Too bad the rest of the short pieces fall unbelievably short of that. "The Twilight Zone" has a great rhythm and really rocks musically, but the problem lies in Geddy's vocal delivery. It's too uneven for me to like it.
"Lessons" and "Tears" are just throwaway filler tracks. The only noteworthy thing about "Lessons" is it's Alex Lifeson's first (and last) time credited with Rush lyrics.
"Something For Nothing" seems to have gained the status of a minor classic. It stayed in Rush's live set for a while, and even appeared on two live albums and the Retrospectives greatest-hits compilation. And while it's a lot better than the three previous songs on the album, it's not worth listening to more than two or three times. "Something For Nothing" seems improvised, and it runs out of steam soon after it begins.
I guess I should say that I think 2112 is definitely worth the money. The title track and "A Passage To Bangkok" are enough to warrant a purchase. You might enjoy the remaining songs more than I did, but it's hard to argue that they're meant as anything other than filler. Their next release, A Farewell To Kings, was made up of nothing but top shelf, A+ material, so they learned a thing or two after this.
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2 of 2 people found the following review helpful
5.0 out of 5 stars A True Classic, June 18 2004
By 
Christopher Heckmann "vthockeyplaya" (Annandale, Virginia United States) - See all my reviews
(REAL NAME)   
This review is from: 2112 (Audio CD)
As a new Rush fan, I had to decide which album I would buy first. So naturally I chose 2112. If a song is 22 minutes long, it's gotta be good. The opener, which is broken into sub-songs is a true masterpice. The best part of the album is when "Temple's of the Synix" kicks in about 4 minutes into 2112. The gutiars scream and Geddy's voice howls out in a pitch that no other human can reach "we've taken care of everything, the words you read, the songs you sing", my personal favorite line in any Rush song. The next 5 songs on the album are no 2112, but they're still pretty damn good. This is a must have for any classic rock fan.
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3 of 3 people found the following review helpful
5.0 out of 5 stars Review For 5.1 Blu Ray Edition, Dec 23 2012
By 
Stephen Bieth (Mississauga/ Canada) - See all my reviews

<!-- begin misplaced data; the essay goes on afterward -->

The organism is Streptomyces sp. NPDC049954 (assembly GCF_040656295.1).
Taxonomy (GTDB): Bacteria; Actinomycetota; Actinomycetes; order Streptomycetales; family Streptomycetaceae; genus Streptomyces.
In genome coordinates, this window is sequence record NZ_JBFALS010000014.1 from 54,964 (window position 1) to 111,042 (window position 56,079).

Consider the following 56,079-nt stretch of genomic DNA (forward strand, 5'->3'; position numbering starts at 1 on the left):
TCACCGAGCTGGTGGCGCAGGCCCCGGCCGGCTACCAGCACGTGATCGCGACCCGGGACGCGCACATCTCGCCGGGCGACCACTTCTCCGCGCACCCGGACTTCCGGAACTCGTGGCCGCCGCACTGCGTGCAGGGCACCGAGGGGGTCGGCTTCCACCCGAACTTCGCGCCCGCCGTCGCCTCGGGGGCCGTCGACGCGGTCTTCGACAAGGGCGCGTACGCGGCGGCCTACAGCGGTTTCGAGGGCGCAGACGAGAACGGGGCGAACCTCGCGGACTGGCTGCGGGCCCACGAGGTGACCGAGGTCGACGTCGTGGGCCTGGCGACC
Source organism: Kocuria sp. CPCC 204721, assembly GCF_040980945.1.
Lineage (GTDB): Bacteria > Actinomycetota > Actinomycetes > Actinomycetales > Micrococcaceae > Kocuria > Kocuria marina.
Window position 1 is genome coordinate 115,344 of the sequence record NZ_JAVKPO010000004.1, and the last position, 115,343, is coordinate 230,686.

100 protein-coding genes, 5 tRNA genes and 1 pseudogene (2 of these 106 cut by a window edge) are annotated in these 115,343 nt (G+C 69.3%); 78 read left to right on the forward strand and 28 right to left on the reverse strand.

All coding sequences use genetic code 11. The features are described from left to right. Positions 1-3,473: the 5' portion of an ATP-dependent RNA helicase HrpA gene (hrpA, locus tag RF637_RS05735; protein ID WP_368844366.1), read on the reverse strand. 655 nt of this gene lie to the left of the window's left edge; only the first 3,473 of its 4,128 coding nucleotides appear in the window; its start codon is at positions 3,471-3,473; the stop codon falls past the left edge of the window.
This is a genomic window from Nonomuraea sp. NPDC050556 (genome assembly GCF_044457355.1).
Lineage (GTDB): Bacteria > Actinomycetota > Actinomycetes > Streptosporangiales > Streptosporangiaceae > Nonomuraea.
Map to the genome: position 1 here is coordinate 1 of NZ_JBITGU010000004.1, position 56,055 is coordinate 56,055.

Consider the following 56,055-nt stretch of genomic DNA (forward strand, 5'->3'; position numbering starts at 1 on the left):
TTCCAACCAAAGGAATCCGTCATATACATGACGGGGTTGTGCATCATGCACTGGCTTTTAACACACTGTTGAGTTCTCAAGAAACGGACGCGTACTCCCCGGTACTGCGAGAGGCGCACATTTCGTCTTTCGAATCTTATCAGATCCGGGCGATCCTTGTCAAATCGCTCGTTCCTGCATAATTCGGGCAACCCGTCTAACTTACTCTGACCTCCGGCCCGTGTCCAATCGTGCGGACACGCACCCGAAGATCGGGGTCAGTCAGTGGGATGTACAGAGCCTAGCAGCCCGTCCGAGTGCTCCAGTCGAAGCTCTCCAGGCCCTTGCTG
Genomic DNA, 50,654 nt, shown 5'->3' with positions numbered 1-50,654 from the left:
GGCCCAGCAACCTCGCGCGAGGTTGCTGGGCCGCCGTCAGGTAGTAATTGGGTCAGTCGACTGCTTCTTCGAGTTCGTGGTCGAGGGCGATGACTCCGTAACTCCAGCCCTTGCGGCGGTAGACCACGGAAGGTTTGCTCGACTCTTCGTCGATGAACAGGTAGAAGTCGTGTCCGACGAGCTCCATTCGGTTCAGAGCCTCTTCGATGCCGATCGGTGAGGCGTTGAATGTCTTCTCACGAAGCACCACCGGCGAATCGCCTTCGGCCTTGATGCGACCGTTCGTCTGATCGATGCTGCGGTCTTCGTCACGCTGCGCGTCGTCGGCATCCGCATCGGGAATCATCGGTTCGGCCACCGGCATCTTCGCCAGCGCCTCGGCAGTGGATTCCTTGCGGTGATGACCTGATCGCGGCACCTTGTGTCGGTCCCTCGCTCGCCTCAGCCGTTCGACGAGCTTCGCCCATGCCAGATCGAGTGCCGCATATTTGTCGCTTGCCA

(TOP 50 REVIEWER)   
Verified Purchase(What's this?)
This review is from: 2112 (Deluxe Edition CD+Blu-ray) (Audio CD)
First off this is my fav. Rush record. They have made a few classic albums but this one was the first album of theirs I bought. The whole album is great but the first side with the full 2112 on it is a masterpiece. The 5.1 mix is some of the best ear candy that you will ever hear. This really is a record that was made for 5.1. As a surprise bonus they have done motion comics for each of the songs. The 2112 part takes you through the whole story. What a great idea for this format. This mix has nice range. I feel it is not part of the loudness wars going on right now (thank you MP3 people). The tracks are not overly compressed and the 5.1 mix is true to the original two track master. If you like Rush or if you have not heard them but like Progressive rock this is for you. If you are new to the world of 5.1 and want some ear candy to play on your new toy well this is the one!
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5.0 out of 5 stars Science fiction meets rock 'n roll (and happily at that...), Feb. 19 2004
By 
William Grother (Robbinsville, New Jersey United States) - See all my reviews
(REAL NAME)   
This review is from: 2112 (Audio CD)
We're only 8 years from the title, but "2112" shows a tremendous amount of prescience in its treatment of the future. Neil really let it all hang out with his treatment of a future world which seems comfortable, well-manicued, but stark and sterile. Before there was Luke Skywalker there was the protagonist of "2112", discovering an ancient power, unlocking a mystery, and defying the masters of society.
Heady stuff.
Like so many other early Rush pieces, the music of the "2112" suite runs the gamut from power chords to lilting tunes to heart-pounding rhthyms Alex spends a lot of effort ripping through you, only to bring the tempo down or slew it sideways when you least expect it. When all is said and done, you feel emotionally worn out. And so the band makes a brief stop to pick up some mood enhancers before moving on... ;)
"The Twilight Zone" is as good a rendering of what the show was like as anything and Geddy's hushed vocals (in contrast to the razor-sharp power of "The Temples of Syrinx") bring it just the amount of spooky you need.